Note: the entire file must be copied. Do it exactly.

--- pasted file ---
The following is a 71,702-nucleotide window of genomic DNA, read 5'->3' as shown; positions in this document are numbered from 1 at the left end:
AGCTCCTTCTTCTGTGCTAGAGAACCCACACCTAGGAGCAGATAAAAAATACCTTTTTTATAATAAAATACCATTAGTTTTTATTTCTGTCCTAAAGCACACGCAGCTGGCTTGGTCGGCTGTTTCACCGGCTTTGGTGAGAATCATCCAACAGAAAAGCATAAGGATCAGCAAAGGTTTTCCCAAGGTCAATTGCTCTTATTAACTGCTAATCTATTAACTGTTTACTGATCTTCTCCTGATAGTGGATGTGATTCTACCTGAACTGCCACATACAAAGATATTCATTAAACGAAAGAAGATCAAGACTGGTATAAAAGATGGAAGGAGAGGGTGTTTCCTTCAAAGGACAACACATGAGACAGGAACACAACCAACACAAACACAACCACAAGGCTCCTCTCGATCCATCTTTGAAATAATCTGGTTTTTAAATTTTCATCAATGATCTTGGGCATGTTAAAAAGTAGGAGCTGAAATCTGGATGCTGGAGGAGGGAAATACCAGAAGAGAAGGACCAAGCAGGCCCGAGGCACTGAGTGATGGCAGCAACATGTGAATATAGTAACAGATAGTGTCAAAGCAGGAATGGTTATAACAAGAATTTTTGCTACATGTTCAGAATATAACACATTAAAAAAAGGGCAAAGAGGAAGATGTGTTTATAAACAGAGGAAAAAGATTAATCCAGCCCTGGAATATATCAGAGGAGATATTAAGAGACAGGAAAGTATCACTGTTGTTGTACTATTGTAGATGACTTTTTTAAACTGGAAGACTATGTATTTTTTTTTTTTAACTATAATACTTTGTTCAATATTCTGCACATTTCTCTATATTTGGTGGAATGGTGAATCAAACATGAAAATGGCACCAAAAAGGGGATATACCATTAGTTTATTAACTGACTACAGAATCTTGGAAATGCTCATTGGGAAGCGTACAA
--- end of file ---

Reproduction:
The following is a 71,702-nucleotide window of genomic DNA, read 5'->3' as shown; positions in this document are numbered from 1 at the left end:
AGCTCCTTCTTCTGTGCTAGAGAACCCACACCTAGGAGCAGATAAAAAATACCTTTTTTATAATAAAATACCATTAGTTTTTATTTCTGTCCTAAAGCACACGCAGCTGGCTTGGTCGGCTGTTTCACCGGCTTTGGTGAGAATCATCCAACAGAAAAGCATAAGGATCAGCAAAGGTTTTCCCAAGGTCAATTGCTCTTATTAACTGCTAATCTATTAACTGTTTACTGATCTTCTCCTGATAGTGGATGTGATTCTACCTGAACTGCCACATACAAAGATATTCATTAAACGAAAGAAGATCAAGACTGGTATAAAAGATGGAAGGAGAGGGTGTTTCCTTCAAAGGACAACACATGAGACAGGAACACAACCAACACAAACACAACCACAAGGCTCCTCTCGATCCATCTTTGAAATAATCTGGTTTTTAAATTTTCATCAATGATCTTGGGCATGTTAAAAAGTAGGAGCTGAAATCTGGATGCTGGAGGAGGGAAATACCAGAAGAGAAGGACCAAGCAGGCCCGAGGCACTGAGTGATGGCAGCAACATGTGAATATAGTAACAGATAGTGTCAAAGCAGGAATGGTTATAACAAGAATTTTTGCTACATGTTCAGAATATAACACATTAAAAAAAGGGCAAAGAGGAAGATGTGTTTATAAACAGAGGAAAAAGATTAATCCAGCCCTGGAATATATCAGAGGAGATATTAAGAGACAGGAAAGTATCACTGTTGTTGTACTATTGTAGATGACTTTTTTAAACTGGAAGACTATGTATTTTTTTTTTTTAACTATAATACTTTGTTCAATATTCTGCACATTTCTCTATATTTGGTGGAATGGTGAATCAAACATGAAAATGGCACCAAAAAGGGGATATACCATTAGTTTATTAACTGACTACAGAATCTTGGAAATGCTCATTGGGAAGCGTACAA